A five-judge bench of the Supreme Court of India has been hearing arguments in 27 Aadhaar petitions since January this year. In May, the bench had reserved its judgement on the hearings, which lasted for four months. Now, it is expected to pronounce its verdict on Wednesday.
It's a complicated issue and if you've not been following it carefully from the beginning, it's easy to lose track of what's been happening. We have an explainer that tells you why Aadhaar is controversial and what the court is deciding tomorrow, but if you're curious about the details of the case, we have explained the highlights of the petitions before the court here.
The court is hearing the petition by Justice KS Puttaswamy, a retired judge of the Karnataka High Court, and 26 other petitioners. A battery of lawyers is involved on both sides, but the fundamental issues come down to privacy, surveillance, data protection, consent and legislative process.
Senior Counsel Shyam Divan, appearing for the petitioners, has also raised the point of retrospectivity in the court—whether the UIDAI's rollout was in breach of privacy before 2016, when the Aadhaar Act was passed.
The court first constituted a nine-judge bench to determine whether privacy is a constitutionally protected value. It ruled in favour of this in August 2017. Now, the five-member bench has to see whether Aadhaar infringes the right to privacy.
Petitioners have argued that the data collected for Aadhaar was not handled properly, since UIDAI was using numerous third parties to do so.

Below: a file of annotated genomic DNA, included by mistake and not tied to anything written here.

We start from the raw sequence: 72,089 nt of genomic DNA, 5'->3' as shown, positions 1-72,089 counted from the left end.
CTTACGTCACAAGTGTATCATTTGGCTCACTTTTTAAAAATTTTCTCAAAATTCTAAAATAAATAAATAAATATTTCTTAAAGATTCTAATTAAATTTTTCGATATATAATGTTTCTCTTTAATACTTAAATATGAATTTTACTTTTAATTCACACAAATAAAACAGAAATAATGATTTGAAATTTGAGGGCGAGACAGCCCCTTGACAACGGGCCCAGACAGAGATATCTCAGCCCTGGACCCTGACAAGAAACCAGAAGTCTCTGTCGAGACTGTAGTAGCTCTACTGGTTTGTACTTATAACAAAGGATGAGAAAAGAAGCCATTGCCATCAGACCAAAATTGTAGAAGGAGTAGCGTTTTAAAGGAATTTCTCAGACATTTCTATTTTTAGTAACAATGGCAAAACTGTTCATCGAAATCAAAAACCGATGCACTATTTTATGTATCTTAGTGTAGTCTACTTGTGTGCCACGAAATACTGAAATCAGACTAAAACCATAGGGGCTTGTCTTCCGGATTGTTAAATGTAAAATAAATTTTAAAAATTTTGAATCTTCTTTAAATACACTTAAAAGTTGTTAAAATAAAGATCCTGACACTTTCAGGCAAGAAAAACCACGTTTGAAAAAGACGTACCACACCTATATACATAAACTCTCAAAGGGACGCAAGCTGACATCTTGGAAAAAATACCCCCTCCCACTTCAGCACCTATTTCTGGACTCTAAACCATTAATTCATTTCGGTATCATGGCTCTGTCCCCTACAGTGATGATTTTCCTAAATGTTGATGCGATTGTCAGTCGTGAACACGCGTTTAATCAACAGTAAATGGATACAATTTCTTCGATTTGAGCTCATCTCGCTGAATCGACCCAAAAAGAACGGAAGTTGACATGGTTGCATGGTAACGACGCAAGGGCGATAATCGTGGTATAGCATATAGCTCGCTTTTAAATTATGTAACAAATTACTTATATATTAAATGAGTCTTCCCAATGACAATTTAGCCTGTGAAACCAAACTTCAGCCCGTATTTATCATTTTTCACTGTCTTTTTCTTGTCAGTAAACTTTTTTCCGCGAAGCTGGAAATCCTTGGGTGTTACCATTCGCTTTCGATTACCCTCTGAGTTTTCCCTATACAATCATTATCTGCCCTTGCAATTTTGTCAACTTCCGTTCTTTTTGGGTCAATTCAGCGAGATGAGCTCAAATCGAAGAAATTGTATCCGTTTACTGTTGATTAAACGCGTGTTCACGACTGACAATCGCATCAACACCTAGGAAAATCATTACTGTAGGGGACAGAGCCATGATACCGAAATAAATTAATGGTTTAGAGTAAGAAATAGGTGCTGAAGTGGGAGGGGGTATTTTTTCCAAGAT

The petitioners have also claimed that the Aadhaar project is infrastructure for a surveillance state. This is something that has been borne out in media reports as well. For example, HuffPost India showed how Andhra Pradesh has used Aadhaar and census data to set up a surveillance infrastructure.
On the issue of consent, the argument is that by making Aadhaar mandatory for basic services such as benefits, and everyday requirements such as banking and phone connections, people were not in a position to refuse consent at all.
Finally, the petitioners have also questioned passing the Aadhaar Act as a money bill, which did not have to be voted upon in the Rajya Sabha.
The right to privacy, as upheld by the Supreme Court in August 2017, is going to be particularly important in the case. The government has to protect the fundamental rights of citizens, and the complaint against Aadhaar also brings up the fact that the State has acted in a way which infringes on this right.